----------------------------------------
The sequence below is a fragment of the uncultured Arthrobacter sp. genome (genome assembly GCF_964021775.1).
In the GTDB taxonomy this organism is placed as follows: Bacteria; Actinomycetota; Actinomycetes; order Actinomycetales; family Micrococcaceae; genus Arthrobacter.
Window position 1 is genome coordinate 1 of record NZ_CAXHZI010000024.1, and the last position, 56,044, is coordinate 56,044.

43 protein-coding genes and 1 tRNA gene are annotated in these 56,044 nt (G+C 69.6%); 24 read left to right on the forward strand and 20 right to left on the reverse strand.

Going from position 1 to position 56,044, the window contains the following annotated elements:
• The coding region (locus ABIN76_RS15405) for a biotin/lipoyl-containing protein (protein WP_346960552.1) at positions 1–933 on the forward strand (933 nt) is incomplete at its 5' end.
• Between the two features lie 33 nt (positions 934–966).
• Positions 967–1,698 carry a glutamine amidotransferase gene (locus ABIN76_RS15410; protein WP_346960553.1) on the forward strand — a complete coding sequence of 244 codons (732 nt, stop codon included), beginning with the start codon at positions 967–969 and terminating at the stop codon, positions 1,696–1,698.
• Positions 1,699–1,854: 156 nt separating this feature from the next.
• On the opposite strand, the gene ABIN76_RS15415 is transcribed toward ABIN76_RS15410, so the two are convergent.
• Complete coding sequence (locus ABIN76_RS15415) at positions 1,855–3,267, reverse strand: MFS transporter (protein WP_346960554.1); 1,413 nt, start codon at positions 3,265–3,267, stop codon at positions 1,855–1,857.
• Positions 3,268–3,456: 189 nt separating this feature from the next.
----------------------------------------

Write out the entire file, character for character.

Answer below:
The sequence below is a fragment of the uncultured Arthrobacter sp. genome (genome assembly GCF_964021775.1).
In the GTDB taxonomy this organism is placed as follows: Bacteria; Actinomycetota; Actinomycetes; order Actinomycetales; family Micrococcaceae; genus Arthrobacter.
Window position 1 is genome coordinate 1 of record NZ_CAXHZI010000024.1, and the last position, 56,044, is coordinate 56,044.

43 protein-coding genes and 1 tRNA gene are annotated in these 56,044 nt (G+C 69.6%); 24 read left to right on the forward strand and 20 right to left on the reverse strand.

Going from position 1 to position 56,044, the window contains the following annotated elements:
• The coding region (locus ABIN76_RS15405) for a biotin/lipoyl-containing protein (protein WP_346960552.1) at positions 1–933 on the forward strand (933 nt) is incomplete at its 5' end.
• Between the two features lie 33 nt (positions 934–966).
• Positions 967–1,698 carry a glutamine amidotransferase gene (locus ABIN76_RS15410; protein WP_346960553.1) on the forward strand — a complete coding sequence of 244 codons (732 nt, stop codon included), beginning with the start codon at positions 967–969 and terminating at the stop codon, positions 1,696–1,698.
• Positions 1,699–1,854: 156 nt separating this feature from the next.
• On the opposite strand, the gene ABIN76_RS15415 is transcribed toward ABIN76_RS15410, so the two are convergent.
• Complete coding sequence (locus ABIN76_RS15415) at positions 1,855–3,267, reverse strand: MFS transporter (protein WP_346960554.1); 1,413 nt, start codon at positions 3,265–3,267, stop codon at positions 1,855–1,857.
• Positions 3,268–3,456: 189 nt separating this feature from the next.